by Chris Francis
When designing low noise circuits – signal conditioning circuits, amplifiers or analog to digital converter interfaces, for example – SPICE simulation can be helpful in ensuring you have a low noise solution, particularly where signal conditioning circuits are high gain.
Input referred or output noise?
One decision you need to make in noise analysis is whether to look at input referred noise or output noise. While devices are often specified with the noise “input referred”, this is partly because, with an opamp for example, the output noise will depend on gain so is not constant. So, if you have 1nV/√Hz on the input of an opamp, the output noise might be 10nV/√Hz if you have a gain of 10 and 100nV/√Hz if you have a gain of 100. So, quoting the noise “input referred” makes sense in that case. However in most cases you are really interested in the noise out of your circuit. Also, input referred noise is calculated by taking the output noise and applying the inverse of the circuit transfer function to come up with the input referred value. This can give confusing results if the circuit has significant filtering, particularly if it is accompanied by a device with noise which increases while the circuit gain is reducing. Even with a simple low-pass roll-off the results can be confusing. For example, take this simple circuit:
If you analyse the output noise you get this:
Which makes sense because the circuit naturally has around 35kHz 3dB point due to the limited bandwidth of the opamp. However, if you look at the input referred noise you get a totally different picture:
This is because of the mathematical transformation of the output noise through the inverse of the amplifier transfer function. The amplifier transfer function is a simple low pass with a second pole at a few MHz so input referring the output noise results in the apparent rise at high frequencies. Bear in mind this is not a rise in the output noise – it is a rise in the input referred noise and so is not really relevant. So it is usually best to use output noise to avoid any confusion.
AC analysis compared to noise analysis
While a noise analysis and AC analysis have very similar setups (start frequency, end frequency etc) they are totally separate analyses and do not need to be run together. The noise analysis requires the definition of the output node and, if you are wanting an input referred noise result, and input source. It is always useful to run an AC analysis at the same time as a noise analysis so that if you make an adjustment which stops the circuit working you will notice it. Otherwise you might just think you have designed a very low noise circuit but in reality it is not an amplifier any more.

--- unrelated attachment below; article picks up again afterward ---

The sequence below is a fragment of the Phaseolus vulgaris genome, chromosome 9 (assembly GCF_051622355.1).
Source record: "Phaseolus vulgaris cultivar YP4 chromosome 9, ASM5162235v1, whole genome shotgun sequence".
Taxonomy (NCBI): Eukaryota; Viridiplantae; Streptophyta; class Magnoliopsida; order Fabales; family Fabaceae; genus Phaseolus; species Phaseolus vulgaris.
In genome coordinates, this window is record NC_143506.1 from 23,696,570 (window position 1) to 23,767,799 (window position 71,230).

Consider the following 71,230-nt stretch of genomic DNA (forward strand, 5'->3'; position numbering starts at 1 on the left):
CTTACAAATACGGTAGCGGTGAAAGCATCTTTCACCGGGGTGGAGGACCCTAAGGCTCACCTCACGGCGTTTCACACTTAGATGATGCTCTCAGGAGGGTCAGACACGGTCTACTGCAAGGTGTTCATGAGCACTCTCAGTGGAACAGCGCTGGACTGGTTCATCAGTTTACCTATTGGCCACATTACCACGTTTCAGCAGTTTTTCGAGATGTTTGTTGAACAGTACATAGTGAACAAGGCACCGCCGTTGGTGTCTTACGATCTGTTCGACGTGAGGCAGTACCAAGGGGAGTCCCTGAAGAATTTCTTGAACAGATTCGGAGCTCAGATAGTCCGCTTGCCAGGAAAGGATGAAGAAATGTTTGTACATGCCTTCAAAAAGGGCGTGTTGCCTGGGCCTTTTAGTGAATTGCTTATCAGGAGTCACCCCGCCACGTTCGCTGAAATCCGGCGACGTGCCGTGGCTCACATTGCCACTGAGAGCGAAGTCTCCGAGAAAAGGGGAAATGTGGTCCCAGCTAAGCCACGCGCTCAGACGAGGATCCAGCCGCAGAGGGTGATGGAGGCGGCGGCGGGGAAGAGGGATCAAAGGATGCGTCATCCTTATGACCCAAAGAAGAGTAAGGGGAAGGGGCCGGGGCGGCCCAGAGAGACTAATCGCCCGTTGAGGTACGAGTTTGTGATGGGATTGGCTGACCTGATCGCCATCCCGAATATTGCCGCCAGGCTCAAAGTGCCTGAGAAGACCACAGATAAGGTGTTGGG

Setting start and stop limits
For a noise analysis you need to decide what frequencies to analyse. If you are amplifying signals up to 10kHz then you might decide to limit your analysis to 10kHz but that could give an unrealistically low noise level if the circuit you are then feeding your signal to has a wider bandwidth. If the next amplification stage has a 1MHz bandwidth then it would be more realistic to use that. If you are supplying the signal to a 1Ms/s analog to digital converter (ADC) then you would also need to use a frequency higher than 10kHz for your upper limit. In fact, if you have an ADC then you should consider the digitization of noise, if the noise is high enough to be digitized. If the noise could be digitized then make sure you have some appropriate filtering and anti-aliasing. Often filtering is added directly to the input feed to the ADC to ensure noise is minimized.
Tracking down noise sources
When you have a noise analysis you might wonder why the noise is higher than you expect. While it may be obvious, sometimes it isn’t. Hopefully the cause of the high noise in the following circuit is not difficult to guess:
It is caused by the high value of the resistors used. SPICE simulators usually have the ability to probe “device noise”. This shows the contribution to the output noise from individual devices. Note that non-correlated noise sources are summed by “sum of squares” not simply added to get the total noise. If you probe the output noise of the circuit above and also the contribution from the two resistors you will see:
The output noise is almost totally dominated by the noise in R1 with R2 contributing very little. This is because the noise from R1 is multiplied by the closed loop gain of the opamp. While a 10MΩ resistor has 10 times the noise of a 100kΩ resistor, the gain is 100 so R1 noise dominates.
If the resistors are reduced in value but the gain is kept the same (100kΩ for R2, 1kΩ for R1) then the results are quite different:
Now the contribution of R1 to the output noise is lower and the actual amplifier noise is dominating. The overall output noise is around one third of the previous value. If you are designing discrete amplifier circuits (with transistors rather than opamps) then probing the device noise is equally useful and sometimes throws up some surprises – dominant noise from a device that you might not have expected to be a serious noise generator. This is often due to the amplification of the noise at a particular circuit node.